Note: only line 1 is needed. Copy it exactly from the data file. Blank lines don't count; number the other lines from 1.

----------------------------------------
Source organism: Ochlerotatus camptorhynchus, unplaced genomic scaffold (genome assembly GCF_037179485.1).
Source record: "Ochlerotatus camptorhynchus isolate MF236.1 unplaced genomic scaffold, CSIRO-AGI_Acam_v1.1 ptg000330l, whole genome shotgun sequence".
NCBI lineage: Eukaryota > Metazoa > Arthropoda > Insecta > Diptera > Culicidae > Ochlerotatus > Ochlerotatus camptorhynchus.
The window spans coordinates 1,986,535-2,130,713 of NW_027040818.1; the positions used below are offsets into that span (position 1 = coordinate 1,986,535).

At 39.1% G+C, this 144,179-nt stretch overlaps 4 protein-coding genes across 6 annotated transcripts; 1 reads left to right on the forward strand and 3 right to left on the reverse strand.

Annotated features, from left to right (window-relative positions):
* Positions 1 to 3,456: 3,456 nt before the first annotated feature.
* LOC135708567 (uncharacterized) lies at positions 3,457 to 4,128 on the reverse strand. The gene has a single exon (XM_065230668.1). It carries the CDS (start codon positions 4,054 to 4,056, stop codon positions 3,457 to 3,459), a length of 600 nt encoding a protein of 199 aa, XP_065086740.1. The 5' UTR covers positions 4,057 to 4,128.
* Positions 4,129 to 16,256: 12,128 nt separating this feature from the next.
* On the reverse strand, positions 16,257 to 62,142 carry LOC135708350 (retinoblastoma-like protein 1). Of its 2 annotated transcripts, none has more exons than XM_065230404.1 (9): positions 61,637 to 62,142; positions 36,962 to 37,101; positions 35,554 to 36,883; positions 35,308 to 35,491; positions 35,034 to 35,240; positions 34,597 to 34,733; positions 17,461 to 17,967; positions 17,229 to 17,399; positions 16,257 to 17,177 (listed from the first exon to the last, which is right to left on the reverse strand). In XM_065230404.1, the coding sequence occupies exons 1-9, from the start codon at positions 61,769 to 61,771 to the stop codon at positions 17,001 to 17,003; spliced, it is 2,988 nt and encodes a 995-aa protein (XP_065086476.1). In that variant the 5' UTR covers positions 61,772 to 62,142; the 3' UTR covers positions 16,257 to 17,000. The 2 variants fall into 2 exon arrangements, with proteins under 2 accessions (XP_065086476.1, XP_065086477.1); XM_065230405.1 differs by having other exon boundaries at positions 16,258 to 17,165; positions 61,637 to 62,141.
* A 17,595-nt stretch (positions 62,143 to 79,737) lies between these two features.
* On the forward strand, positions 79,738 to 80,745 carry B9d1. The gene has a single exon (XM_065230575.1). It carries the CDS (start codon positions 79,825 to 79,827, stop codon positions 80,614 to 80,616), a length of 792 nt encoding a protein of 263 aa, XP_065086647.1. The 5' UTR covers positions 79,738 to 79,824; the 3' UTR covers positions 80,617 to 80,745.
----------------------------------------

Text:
Source organism: Ochlerotatus camptorhynchus, unplaced genomic scaffold (genome assembly GCF_037179485.1).